Some winter nights we skated on the pond.
The milky way above, the ice its own
kind of milky mass below our blades.
Our hands and feet got cold, then colder.
Cloudy angels flew from our mouths.
Stars haloed everyone.
Sometimes we shouted and played red rover
or found an old shoe or a hockey puck
to play a cobbled game. Sometimes we circled
without a word, listening to the quiet
frosty darkness. Now and then
there was a thunderous crack from somewhere
far below and you couldn’t but quake
and wonder at the deep on either side.
I remember now, skating on a lake near where I grew up, feet numb but exhilarated to be out in the cold at night, so this poem speaks to me. It may not resonate with you, but I hope that you might at least get some of the feeling it evokes. Sorbara skillfully curates such clear images that even if you have never skated, you just might feel yourself gliding across the ice.
She sets the scene with the milky way above, the ice its own kind of milky mass below our blades. Hands and feet getting colder, while cloudy angels flew from our mouths. I delight in such images that make me wish I might have thought of them myself. I can hear the shouts of children playing red rover, calling someone over to our side, and of course, the ubiquitous pick-up hockey with no real rules, just lots of enthusiasm.
Then there are the times without words, listening to the quiet / frosty darkness. If you’ve ever heard thick ice cracking, you’ll know what she means about the thunderous crack from somewhere / far below and the heart-stopping sense that the ice might give way to the freezing waters. I’m particularly taken by her ending, how you couldn’t but quake / and wonder at the deep on either side. She offers the possibility of a depth above as well as below that hadn’t occurred to me as a child but which rings true now. Perhaps one of these winter nights you will experience some of this yourself, and if not, you will at least have this poem.
11 thoughts on “Skating by Kate Sorbara”
Good morning to you too Kathryn, you are so welcome.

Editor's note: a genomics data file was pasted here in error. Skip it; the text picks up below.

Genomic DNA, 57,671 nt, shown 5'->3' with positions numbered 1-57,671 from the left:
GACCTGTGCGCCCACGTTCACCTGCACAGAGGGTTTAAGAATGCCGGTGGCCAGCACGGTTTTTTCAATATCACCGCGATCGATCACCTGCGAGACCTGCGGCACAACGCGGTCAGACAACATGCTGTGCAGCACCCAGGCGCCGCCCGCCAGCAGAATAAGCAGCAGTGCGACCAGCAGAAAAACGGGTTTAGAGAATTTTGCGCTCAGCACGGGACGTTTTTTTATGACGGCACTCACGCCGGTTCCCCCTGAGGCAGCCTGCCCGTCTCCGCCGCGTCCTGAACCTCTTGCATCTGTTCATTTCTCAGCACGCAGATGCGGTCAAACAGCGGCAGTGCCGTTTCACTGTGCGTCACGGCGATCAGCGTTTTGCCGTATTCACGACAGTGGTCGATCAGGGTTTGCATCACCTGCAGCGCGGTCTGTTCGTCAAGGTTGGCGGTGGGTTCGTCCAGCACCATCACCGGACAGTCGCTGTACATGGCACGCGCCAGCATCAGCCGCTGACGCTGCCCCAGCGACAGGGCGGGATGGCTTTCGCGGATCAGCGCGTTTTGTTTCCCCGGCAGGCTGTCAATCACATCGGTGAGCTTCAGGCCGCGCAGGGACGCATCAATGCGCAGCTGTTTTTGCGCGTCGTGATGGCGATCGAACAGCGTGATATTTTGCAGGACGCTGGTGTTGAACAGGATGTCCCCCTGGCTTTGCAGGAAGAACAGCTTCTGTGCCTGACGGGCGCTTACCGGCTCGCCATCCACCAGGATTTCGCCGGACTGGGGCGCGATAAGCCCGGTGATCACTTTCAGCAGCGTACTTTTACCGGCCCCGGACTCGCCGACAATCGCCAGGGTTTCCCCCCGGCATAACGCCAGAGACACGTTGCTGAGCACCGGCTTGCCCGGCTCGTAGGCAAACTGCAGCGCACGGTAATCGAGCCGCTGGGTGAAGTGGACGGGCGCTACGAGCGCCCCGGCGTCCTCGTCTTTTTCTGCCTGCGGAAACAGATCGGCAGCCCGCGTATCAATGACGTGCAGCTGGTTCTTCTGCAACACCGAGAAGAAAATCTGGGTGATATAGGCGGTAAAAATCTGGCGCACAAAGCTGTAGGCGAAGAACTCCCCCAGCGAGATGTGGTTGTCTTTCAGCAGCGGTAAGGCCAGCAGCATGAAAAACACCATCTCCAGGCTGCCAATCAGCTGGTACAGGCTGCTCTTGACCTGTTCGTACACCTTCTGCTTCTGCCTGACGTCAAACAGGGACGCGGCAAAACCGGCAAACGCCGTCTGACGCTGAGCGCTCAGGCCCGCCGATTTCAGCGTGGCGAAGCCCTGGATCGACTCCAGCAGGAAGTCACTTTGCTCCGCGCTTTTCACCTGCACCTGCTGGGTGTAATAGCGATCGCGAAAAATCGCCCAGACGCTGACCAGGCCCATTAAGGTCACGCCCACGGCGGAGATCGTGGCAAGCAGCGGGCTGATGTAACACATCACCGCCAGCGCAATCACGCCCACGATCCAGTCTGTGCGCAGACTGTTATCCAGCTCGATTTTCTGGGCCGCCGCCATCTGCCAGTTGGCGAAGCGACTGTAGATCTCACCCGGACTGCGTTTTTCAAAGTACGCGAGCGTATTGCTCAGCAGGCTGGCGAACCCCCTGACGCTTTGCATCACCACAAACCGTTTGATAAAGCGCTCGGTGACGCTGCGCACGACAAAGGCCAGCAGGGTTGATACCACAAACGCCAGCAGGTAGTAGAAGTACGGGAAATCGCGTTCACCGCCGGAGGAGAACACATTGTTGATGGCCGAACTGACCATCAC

Gorgeous poem Jan! Like you, memories of skating on winter ponds flooded my mind and warmed my heart! Thank you! 💖
Warm memories of cold fingers and toes 🙂 really captures it doesn’t she. xoxox
I’ve never been a good skater. I remember my dad teaching me to skate in an arena in Pembroke, he holding my hand, me on my bobskates.
I’m the skater who needs a hand to hold on the Rideau canal. Someone to drag me. But I’ve always been fascinated with speed skating. It looks effortless! Unlike life. 😉
I love the imagery in this poem. I felt it all… while standing on the ice at our cottage.
Thank you, dear Jan. Much love to you. xoxo
So glad you were able to feel the sensations she creates for us – as you say, to feel it all while standing on the ice at your cottage, how perfect Lianne. xoxo
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Oh yes, i know that sound! Growing up in northern Illinois we often skated on big ponds and lakes in the winter. I remember my hands getting cold and then colder. I remember the joy of gliding over the ice, of catching a blade on a pebble or a stick. Getting up, skating on. And I remember the heart stopping boom of ice cracking, waiting for the abyss to open. Only once, on a creek did the ice open and my dad went in up to his waist. Shocking but no long term harm done. Cloudy angels flying from our mouths. Thank you for the memory, Jan
Great memories Wendy, must have been frightening in the moment when your dad went in – now that’s cold! Love those cloudy angels! xoxox
Thanks Jan, this is a sweet poem. Skating in open air any time is pure magic! Day or night. I cherish childhood memories of skating on the neighbourhood rink growing up in northern BC in the fifties. I still make a point every winter to put on the blades – which usually involves travelling since I live in Vancouver. Can’t wait to be pack up the old figure skates for a train trip to Saskatoon next month !
Glad to hear this poem tapped into sweet memories for you. Enjoy your opportunity to skate in Saskatoon, should be plenty cold enough 🙂